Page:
On September 21st
one hundred tons of a fish poison will be dumped into Diamond Lake, Ore., and
it is expected that within 24 hours not a gill-breathing creature will have
survived. The target of the operation, the undesirable fish which compete with
the game species for food, will be eradicated along with their sporting
brethren. When the lake is cleared, it will be restocked with game fish only,
and another fisherman's paradise will have been preserved.
Eradication has already been well publicized in the West. The story that hasn't
been told is how the fish poisons work. They have been developed to the point
where they can be applied with a finesse that is amazing.
LETHAL TO THE
Probably the most
modern is Fish-Tox, which contains rotenone—a fish poison which man has known
for centuries. Rotenone is an ingredient of most lake eradicants. Its lethal
qualities are so certain that dosages can be figured to the ounce.
Fish-Tox is a
soluble powder which forms a whitish cloud in the water, then quickly clears.
It has a vertical rate of dispersion of one and a half feet an hour. In other
words, a curtain of death descends in the water at the rate of 18 inches an
hour. Nothing with gills can escape, nothing with lungs will be harmed.
Fish-Tox kills by
constricting the capillaries which carry oxygen from the gills, causing
suffocation. The fish thus killed are perfectly edible. The water is safe for
people to drink.
When the poison
begins to dissolve, minnows are the first to feel it. They shoot out of the
water, dance crazily on the surface, even sail out on the beach. Other fish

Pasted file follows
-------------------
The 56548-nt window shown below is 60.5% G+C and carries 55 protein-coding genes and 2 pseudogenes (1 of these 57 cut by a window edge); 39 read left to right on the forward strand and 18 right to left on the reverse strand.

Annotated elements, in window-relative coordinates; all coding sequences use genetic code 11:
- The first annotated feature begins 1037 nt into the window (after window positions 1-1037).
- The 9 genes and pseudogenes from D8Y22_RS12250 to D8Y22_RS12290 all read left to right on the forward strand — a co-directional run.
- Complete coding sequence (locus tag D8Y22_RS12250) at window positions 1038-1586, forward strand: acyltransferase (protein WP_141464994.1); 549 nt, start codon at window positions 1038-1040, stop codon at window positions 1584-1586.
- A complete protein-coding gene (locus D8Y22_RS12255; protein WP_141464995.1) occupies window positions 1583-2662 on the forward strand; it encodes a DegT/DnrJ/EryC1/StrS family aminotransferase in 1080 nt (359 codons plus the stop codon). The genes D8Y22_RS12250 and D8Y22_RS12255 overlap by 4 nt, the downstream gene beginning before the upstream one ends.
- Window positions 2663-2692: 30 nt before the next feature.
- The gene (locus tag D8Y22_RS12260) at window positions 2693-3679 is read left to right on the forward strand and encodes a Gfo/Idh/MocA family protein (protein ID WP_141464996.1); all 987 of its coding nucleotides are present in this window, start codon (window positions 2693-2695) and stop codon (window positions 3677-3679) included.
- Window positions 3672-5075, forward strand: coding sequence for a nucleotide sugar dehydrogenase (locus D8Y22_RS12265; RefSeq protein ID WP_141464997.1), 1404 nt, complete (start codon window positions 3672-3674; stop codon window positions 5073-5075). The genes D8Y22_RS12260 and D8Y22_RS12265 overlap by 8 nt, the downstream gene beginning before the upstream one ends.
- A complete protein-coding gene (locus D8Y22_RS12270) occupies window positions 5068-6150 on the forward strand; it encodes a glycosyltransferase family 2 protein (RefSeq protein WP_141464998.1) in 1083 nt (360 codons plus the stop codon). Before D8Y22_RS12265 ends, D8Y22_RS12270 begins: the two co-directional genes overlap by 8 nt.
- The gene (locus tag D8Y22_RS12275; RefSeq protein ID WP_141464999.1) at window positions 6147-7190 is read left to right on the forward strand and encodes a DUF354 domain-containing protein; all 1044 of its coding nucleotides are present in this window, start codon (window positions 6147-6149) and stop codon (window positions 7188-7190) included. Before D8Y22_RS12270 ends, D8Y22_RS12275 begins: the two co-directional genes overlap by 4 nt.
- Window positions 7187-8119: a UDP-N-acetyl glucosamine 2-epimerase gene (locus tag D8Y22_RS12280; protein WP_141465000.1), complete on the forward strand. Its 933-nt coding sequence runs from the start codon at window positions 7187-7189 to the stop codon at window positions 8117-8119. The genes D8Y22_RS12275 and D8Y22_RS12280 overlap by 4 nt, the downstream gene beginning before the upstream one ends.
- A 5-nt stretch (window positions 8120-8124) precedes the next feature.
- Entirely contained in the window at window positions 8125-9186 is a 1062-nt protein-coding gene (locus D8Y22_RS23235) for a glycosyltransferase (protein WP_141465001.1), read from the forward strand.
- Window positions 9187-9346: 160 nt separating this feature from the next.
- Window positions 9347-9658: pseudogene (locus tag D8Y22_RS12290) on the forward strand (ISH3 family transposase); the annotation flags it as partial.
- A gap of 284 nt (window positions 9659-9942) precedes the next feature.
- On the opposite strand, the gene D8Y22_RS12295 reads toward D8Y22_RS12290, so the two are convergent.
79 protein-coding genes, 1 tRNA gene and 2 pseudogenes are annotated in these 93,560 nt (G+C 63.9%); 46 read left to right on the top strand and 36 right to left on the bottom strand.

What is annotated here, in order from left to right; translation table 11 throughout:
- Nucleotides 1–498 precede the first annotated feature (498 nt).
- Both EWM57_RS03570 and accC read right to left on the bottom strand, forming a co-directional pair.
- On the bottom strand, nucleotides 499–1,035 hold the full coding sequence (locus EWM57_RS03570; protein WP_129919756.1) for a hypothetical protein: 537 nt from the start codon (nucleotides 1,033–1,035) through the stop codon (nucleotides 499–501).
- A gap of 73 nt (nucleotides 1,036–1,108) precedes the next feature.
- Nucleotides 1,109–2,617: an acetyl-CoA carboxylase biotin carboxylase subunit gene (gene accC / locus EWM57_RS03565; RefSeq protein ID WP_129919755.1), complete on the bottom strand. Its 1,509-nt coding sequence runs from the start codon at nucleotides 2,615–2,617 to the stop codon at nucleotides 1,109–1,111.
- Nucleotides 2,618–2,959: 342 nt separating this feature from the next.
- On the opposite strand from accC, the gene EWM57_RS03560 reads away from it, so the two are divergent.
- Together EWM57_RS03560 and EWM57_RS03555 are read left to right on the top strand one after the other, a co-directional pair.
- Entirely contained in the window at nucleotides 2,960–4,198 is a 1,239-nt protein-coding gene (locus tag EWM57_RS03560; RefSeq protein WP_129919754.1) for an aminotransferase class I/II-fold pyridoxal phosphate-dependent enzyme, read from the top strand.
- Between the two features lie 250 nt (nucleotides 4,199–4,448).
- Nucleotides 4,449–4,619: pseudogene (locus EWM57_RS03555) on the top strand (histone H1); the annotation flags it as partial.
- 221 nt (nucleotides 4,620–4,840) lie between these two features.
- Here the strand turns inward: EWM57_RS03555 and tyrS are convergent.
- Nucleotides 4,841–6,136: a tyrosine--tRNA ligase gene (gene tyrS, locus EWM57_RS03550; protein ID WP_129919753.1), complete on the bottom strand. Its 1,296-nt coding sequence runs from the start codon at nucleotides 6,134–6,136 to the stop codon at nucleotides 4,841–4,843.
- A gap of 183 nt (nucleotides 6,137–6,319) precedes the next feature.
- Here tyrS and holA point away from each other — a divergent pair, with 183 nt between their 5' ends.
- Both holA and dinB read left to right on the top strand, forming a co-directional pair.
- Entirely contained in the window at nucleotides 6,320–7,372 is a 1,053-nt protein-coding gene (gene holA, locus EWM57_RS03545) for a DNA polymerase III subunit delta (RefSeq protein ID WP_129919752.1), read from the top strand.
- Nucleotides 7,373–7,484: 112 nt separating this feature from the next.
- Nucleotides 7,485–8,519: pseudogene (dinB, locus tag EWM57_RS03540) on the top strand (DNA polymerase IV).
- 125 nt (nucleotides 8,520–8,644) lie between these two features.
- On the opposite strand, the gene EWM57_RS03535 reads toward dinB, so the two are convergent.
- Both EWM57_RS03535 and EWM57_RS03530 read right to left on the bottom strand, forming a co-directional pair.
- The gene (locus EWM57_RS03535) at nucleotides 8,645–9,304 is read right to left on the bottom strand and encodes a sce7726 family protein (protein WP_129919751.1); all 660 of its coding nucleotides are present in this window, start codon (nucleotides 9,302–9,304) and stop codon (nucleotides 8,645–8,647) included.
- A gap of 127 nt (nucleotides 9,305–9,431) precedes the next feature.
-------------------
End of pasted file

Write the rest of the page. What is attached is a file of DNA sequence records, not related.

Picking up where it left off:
have varying degrees of resistance. Walleyed pike die easily; so do bass,
perch, bluegills, crappies and the carp which are so often the reason for the
eradication. Bullheads and catfish last longer, but they only postpone the
inevitable. As the invisible veil of poison sinks, it pins the fish against the
oxygen-thin layer of lower water. When the fish try to shoot up through the
Fish-Tox, it gets them.
Fish poisoning is
not pretty, but the gain to sports fishing is tremendous. A trout lake in
Washington, for example, which yielded only 1,000 fish a year because it was
full of "trash" fish, was cleaned out completely and restocked. Two
years later it was opened and yielded 5,460 half-pound rainbow trout the first
day, and more than 56,000 rainbows during the first year.
In North Dakota,
Storm Creek Reservoir, which formerly provided good fishing for bass and
crappies, was taken over by carp. Eradicated by Fish-Tox and restocked with
bass, pike and blue-gills, it now has excellent sport fishing. A surprise
sideline benefit was noted by a farmer's wife who rejoiced that the lake water
was clear enough to wash clothes in, now that bottom-rooting carp had been
The Bureau of
Reclamation built Jamestown Dam, forming a 20-mile-long lake in the James
River. Silt-laden, shallow and full of "rough" fish, it had never been
considered even a fair sport-fishing river. Before the dam was closed, North
Dakota began the most ambitious eradication project yet attempted. Eighty-six
miles of river, three lakes and countless sloughs that connected with the river
were treated. Fish-Tox was spread from low-flying planes, towed behind
motor-boats in burlap sacks, sprayed with hand pumps into marshy areas. Then
came anxious days of test netting to check the effects of the application. The
poison killed every gill breather in the entire river. Now restocked, the
Jamestown Reservoir will provide sport fishing.